Thousands gathered in Philadelphia on Wednesday for the third day of the Democratic National Convention, which was fittingly titled, “Working Together”—a theme that was on full display throughout the evening, as the Party continued its push to present a united front after several days of discord. The day’s speakers praised Hillary Clinton, while also heaping praise on President Obama as they expressed their desire to build on his work under a new Democratic administration. President Obama himself closed out the evening with a speech before thousands of people in the filled-to-capacity arena, giving a ringing endorsement of Clinton and making an impassioned call for Party unity.
The Convention’s earlier focus on gun violence continued on Wednesday, with an appearance by former U.S. Representative Gabrielle Giffords (D-Ariz.), who founded Americans for Responsible Solutions to advocate for gun control after she was gravely wounded in a mass shooting. Speakers throughout the day advocated for legislation to improve gun safety, including a reinstatement of the assault weapons ban.
U.S. Senator Chris Murphy (D-Conn.), who recently led a 15-hour filibuster to push for a vote on gun safety measures following the Orlando nightclub shooting, said Congress “has done absolutely nothing to prevent the next massacre.” He called for legislation that would close loopholes that allow some gun sales to happen without a background check and prevent people on the terrorism no-fly list from purchasing firearms.
A host of speakers discussed healthcare issues—particularly women’s access to healthcare—including Representative Maxine Waters (D-Calif.) and Ilyse Hogue, President of NARAL Pro-Choice America. Hogue pressed upon the importance of the election for preserving Roe v. Wade and a woman’s right to choose, while New York City Mayor Bill de Blasio praised Clinton’s contributions to children’s healthcare in light of her help passing the Children’s Health Insurance Program.
Senate Minority Leader Harry Reid (D-Nev.) acclaimed the efforts of Democrats during the Obama Administration to improve healthcare and increase government oversight and regulation of Wall Street. Reid called out what he referred to as the “hateful rhetoric” of Donald Trump and called Clinton “the most qualified and prepared candidate in the history of America.”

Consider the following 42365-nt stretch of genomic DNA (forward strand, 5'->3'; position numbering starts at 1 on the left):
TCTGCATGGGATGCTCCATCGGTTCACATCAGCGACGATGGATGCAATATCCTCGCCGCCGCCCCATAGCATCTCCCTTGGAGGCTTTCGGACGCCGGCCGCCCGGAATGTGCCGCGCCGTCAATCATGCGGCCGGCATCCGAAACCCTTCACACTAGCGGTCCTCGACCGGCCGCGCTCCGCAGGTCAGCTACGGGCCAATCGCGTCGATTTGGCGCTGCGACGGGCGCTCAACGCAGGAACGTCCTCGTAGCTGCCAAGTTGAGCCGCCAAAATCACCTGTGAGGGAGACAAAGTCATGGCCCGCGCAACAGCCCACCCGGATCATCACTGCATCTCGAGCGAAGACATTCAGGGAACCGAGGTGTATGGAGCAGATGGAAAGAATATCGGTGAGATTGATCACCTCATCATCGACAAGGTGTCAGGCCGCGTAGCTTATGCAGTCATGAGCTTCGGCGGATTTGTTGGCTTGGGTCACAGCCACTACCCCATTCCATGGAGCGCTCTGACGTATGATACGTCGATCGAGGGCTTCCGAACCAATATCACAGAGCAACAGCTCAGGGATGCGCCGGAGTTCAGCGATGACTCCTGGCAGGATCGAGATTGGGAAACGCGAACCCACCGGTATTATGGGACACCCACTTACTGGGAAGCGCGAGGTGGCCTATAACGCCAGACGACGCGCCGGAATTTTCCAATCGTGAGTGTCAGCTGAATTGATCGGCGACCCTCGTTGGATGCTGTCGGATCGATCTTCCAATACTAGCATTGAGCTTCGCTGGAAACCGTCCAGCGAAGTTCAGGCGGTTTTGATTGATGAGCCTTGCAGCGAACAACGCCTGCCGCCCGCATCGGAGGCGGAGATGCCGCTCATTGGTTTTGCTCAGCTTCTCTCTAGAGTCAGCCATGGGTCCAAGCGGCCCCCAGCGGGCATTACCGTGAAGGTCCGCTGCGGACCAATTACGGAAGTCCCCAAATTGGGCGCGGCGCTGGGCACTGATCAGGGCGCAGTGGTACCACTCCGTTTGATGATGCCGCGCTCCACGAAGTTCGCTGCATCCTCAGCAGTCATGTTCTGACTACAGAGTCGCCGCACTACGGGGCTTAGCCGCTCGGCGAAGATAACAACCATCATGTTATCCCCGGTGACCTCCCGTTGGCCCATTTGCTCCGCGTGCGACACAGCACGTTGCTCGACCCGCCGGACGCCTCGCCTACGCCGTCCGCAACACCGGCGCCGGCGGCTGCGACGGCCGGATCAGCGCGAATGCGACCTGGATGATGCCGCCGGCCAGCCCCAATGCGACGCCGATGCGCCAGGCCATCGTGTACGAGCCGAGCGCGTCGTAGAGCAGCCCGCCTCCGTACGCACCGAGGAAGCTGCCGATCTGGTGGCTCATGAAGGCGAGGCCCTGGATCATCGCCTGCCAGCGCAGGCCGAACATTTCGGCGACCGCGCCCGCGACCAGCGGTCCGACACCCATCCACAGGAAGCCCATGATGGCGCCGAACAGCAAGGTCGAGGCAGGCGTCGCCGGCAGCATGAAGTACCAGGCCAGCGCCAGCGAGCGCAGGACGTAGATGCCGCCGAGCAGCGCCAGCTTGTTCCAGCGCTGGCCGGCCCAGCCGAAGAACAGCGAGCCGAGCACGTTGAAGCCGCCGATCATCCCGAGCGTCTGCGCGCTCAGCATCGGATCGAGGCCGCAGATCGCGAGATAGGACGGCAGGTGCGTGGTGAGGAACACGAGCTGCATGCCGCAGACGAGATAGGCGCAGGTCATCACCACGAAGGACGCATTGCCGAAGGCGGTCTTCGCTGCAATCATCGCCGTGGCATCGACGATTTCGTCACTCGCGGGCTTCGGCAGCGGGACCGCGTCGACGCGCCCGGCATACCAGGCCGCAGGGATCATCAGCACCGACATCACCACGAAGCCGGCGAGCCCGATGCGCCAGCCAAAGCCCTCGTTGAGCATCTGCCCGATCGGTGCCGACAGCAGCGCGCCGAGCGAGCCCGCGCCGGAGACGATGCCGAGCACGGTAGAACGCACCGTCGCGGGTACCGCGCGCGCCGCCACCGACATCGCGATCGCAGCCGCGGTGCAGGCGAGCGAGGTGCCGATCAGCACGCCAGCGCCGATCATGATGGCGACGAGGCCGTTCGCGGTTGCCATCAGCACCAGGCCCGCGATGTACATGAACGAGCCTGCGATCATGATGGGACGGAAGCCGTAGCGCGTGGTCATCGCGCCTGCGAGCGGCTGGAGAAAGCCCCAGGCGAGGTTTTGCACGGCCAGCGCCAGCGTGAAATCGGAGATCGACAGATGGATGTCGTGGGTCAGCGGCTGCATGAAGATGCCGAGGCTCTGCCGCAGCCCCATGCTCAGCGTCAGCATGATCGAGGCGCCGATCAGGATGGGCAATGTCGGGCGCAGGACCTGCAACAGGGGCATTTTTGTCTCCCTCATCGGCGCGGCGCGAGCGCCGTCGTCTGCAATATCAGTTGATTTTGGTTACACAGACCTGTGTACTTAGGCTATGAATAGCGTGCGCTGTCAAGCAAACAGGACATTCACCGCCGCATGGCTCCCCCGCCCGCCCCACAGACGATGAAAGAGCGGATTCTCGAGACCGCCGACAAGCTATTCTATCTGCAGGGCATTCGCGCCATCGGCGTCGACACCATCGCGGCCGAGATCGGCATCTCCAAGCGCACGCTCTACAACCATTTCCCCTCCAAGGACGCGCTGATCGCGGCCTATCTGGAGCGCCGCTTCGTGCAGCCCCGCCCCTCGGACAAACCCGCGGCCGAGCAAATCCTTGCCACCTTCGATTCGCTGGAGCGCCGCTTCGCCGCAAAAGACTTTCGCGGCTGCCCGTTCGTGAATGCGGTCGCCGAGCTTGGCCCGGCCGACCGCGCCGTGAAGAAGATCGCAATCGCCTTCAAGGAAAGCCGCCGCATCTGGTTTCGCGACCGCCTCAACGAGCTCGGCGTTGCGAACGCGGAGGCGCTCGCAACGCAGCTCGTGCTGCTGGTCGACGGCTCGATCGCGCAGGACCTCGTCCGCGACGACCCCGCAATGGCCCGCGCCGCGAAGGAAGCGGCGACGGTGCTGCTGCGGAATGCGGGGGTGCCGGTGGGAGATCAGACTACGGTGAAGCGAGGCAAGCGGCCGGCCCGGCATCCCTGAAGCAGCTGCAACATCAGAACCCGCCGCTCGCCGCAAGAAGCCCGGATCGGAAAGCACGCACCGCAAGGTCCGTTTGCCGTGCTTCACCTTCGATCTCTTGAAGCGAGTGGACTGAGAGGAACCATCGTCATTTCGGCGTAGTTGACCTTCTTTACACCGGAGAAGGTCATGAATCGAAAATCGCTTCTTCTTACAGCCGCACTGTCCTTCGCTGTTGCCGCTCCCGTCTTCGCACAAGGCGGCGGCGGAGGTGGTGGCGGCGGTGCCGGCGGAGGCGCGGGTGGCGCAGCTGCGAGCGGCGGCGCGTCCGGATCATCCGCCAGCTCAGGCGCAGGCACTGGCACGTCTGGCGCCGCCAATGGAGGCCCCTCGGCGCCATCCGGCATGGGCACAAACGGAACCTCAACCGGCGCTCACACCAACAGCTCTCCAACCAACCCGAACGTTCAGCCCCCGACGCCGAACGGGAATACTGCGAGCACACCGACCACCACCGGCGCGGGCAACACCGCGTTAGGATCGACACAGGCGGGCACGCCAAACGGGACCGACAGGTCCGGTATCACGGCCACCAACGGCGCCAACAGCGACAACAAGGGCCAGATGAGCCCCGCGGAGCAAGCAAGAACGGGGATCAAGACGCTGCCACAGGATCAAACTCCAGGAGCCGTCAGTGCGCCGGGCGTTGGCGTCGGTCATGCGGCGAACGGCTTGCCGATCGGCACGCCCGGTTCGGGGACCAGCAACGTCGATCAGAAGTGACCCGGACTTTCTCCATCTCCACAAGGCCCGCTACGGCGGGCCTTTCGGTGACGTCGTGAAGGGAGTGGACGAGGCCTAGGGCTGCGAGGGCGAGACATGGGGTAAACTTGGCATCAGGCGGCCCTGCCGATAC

California Governor Jerry Brown (D-Calif.) touted his state as a counterexample to the argument that more regulation is bad for the economy. He argued that is a false choice to have to choose between saving the climate through aggressive regulation of greenhouse gases or helping the economy. Brown praised the Paris Agreement and lamented the extreme division between the two major political parties over climate change.
Other speakers urged unity and acceptance in the face of divisive culture wars, with specific references made to the Public Facilities Privacy & Security Act—North Carolina’s so-called “bathroom bill”—and to the controversial religious objections bill that Indiana Governor and Vice Presidential Nominee Mike Pence signed into law last year, , which prohibits governmental entities from substantially burdening the ability of people, businesses, and organizations to exercise their religious beliefs.
Former New York City Mayor Michael Bloomberg endorsed Clinton for President in what he called “an unconventional convention speech.” Citing climate change and gun violence as some of the reasons he refused to support Trump’s candidacy, he urged his fellow Independent Party members to cast their vote for Clinton. He called Clinton “a problem solver, not a bomb thrower,” and asserted that she is “the responsible choice in this election.”
Vice President Joe Biden spoke at length about the middle class and the importance of electing a candidate that will build up working Americans. Biden’s speech was followed by his potential successor, U.S. Senator Tim Kaine (D-Va.). Kaine introduced himself to the nation with stories from his childhood, including his experience working for his family’s business during summers and weekends. Kaine also discussed his record on gun control, noting that he closed the gun sale background check loophole when he was governor of Virginia, which he achieved in part by reached across the political aisle to disaffected Republicans.
A point that many of the speakers returned to throughout the evening was what they described as the unusual level of detail that Clinton has provided about her plans to achieve her goals and keep her campaign promises, if elected President. Kaine contrasted Clinton’s policy proposals with what he called Trump’s “empty promising” habits—a dig at Trump that echoed Bloomberg’s critique that Trump’s stances on issues such as trade and job creation are inconsistent with Bloomberg’s own policies and business record. “The richest thing about Donald trump is his hypocrisy,” Bloomberg asserted.
President Obama gave the final speech of the night after taking the stage to thunderous applause. The President enumerated his achievements, praising his Administration for transforming healthcare through the enactment of the Patient Protection and Affordable Care Act, and for addressing climate change through the adoption of the Paris Agreement. Obama spoke of Clinton as an exceptionally qualified and experienced candidate, quipping, “She was doing everything I was doing, but just like Ginger Rogers, it was backwards in heels.”
Just as President Obama concluded his remarks and the night appeared to be drawing to a close, Hillary Clinton made a surprise appearance. Before an ecstatic crowd, she joined the President on stage—marking their first joint appearance since she was officially declared the Democratic Party’s presidential nominee, and signaling a continued effort to unite against a Republican nominee whose policies significantly depart from their own.